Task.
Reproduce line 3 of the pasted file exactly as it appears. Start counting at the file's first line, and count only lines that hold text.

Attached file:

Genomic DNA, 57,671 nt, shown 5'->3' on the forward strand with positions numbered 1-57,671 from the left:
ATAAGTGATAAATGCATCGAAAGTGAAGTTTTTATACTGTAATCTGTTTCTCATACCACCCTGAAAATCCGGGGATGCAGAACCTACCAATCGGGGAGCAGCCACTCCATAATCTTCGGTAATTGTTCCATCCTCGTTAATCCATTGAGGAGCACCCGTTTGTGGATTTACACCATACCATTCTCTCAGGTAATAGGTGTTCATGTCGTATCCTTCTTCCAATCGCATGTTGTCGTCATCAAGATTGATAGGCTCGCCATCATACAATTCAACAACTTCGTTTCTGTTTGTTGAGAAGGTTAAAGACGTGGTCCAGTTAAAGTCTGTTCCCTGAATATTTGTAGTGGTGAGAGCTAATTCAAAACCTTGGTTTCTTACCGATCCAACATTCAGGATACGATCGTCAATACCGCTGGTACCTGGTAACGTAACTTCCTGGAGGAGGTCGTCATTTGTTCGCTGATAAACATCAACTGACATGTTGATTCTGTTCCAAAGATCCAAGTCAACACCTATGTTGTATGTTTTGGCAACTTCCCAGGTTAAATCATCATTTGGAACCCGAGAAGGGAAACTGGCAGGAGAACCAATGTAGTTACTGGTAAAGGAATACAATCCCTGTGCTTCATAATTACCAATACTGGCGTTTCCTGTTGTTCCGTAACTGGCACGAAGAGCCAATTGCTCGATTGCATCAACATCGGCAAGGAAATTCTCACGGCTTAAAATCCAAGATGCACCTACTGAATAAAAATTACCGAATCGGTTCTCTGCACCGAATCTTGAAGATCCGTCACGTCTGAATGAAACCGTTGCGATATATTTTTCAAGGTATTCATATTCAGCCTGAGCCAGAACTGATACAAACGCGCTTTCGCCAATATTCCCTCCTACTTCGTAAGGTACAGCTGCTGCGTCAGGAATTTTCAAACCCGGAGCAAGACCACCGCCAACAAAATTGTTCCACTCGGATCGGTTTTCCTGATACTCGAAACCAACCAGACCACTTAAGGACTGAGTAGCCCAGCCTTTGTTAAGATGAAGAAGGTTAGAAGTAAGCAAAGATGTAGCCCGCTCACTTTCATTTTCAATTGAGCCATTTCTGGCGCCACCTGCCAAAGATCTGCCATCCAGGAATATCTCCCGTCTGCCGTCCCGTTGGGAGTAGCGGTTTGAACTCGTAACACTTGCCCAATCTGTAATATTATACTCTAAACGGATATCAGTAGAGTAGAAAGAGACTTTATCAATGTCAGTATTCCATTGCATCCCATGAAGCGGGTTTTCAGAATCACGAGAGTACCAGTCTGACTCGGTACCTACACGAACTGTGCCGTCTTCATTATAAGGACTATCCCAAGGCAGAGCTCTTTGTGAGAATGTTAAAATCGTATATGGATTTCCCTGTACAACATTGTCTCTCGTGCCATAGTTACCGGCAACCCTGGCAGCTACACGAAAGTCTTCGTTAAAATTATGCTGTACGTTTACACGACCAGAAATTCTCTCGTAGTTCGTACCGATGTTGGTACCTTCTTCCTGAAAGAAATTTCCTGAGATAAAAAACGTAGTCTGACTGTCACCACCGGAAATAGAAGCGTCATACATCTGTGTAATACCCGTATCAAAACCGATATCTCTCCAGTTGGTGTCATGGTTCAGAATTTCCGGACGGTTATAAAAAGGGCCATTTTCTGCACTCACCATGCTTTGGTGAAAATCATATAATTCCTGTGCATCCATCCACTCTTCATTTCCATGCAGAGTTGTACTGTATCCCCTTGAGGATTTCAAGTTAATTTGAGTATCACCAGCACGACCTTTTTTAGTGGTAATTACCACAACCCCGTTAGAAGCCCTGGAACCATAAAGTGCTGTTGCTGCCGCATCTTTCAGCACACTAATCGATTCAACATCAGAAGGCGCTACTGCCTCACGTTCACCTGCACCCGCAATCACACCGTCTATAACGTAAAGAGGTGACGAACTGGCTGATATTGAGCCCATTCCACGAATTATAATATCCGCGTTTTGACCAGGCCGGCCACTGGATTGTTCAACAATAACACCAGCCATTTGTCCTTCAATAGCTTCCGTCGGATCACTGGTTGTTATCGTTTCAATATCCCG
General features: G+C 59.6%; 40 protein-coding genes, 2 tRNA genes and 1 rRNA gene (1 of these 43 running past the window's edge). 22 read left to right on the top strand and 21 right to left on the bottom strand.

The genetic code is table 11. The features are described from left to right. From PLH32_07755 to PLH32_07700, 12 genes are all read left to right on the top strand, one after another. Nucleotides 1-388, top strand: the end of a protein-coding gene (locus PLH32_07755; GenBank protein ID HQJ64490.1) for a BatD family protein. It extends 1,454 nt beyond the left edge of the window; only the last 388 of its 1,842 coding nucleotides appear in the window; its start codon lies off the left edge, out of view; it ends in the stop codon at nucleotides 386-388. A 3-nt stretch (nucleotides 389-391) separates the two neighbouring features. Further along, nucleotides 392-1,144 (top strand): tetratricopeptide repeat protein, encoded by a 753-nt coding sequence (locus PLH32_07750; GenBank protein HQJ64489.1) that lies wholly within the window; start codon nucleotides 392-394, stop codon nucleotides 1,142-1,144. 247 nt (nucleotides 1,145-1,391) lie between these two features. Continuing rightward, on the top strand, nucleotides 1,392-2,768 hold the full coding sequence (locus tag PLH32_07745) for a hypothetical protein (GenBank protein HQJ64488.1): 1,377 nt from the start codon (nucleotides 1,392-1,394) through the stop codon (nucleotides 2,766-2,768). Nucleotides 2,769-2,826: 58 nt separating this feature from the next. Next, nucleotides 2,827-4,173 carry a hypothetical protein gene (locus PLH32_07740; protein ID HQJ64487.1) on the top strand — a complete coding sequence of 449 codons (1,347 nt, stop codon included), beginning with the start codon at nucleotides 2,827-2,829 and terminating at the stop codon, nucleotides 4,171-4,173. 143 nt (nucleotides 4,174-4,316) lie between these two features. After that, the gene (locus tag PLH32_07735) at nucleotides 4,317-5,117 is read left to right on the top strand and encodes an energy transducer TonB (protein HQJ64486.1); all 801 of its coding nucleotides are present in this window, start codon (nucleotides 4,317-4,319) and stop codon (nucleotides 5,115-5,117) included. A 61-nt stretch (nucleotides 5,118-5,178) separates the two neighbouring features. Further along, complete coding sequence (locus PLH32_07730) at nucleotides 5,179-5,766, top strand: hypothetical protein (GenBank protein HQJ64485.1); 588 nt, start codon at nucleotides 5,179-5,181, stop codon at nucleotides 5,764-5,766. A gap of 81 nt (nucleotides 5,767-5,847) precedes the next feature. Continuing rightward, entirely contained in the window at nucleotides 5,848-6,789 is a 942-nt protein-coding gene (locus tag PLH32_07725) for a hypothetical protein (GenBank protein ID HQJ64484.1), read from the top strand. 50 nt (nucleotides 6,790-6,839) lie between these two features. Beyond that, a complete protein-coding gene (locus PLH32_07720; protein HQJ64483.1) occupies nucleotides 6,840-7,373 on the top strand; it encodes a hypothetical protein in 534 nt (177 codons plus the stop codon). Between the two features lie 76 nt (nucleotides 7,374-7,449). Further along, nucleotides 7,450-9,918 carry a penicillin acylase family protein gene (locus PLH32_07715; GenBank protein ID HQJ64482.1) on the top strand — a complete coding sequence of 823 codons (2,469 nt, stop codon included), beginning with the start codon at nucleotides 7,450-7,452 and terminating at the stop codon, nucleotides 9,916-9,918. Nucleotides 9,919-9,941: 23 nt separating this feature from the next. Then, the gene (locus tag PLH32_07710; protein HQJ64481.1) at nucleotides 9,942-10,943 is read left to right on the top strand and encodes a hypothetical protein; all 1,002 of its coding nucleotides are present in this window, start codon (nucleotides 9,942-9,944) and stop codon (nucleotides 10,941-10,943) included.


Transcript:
General features: G+C 59.6%; 40 protein-coding genes, 2 tRNA genes and 1 rRNA gene (1 of these 43 running past the window's edge). 22 read left to right on the top strand and 21 right to left on the bottom strand.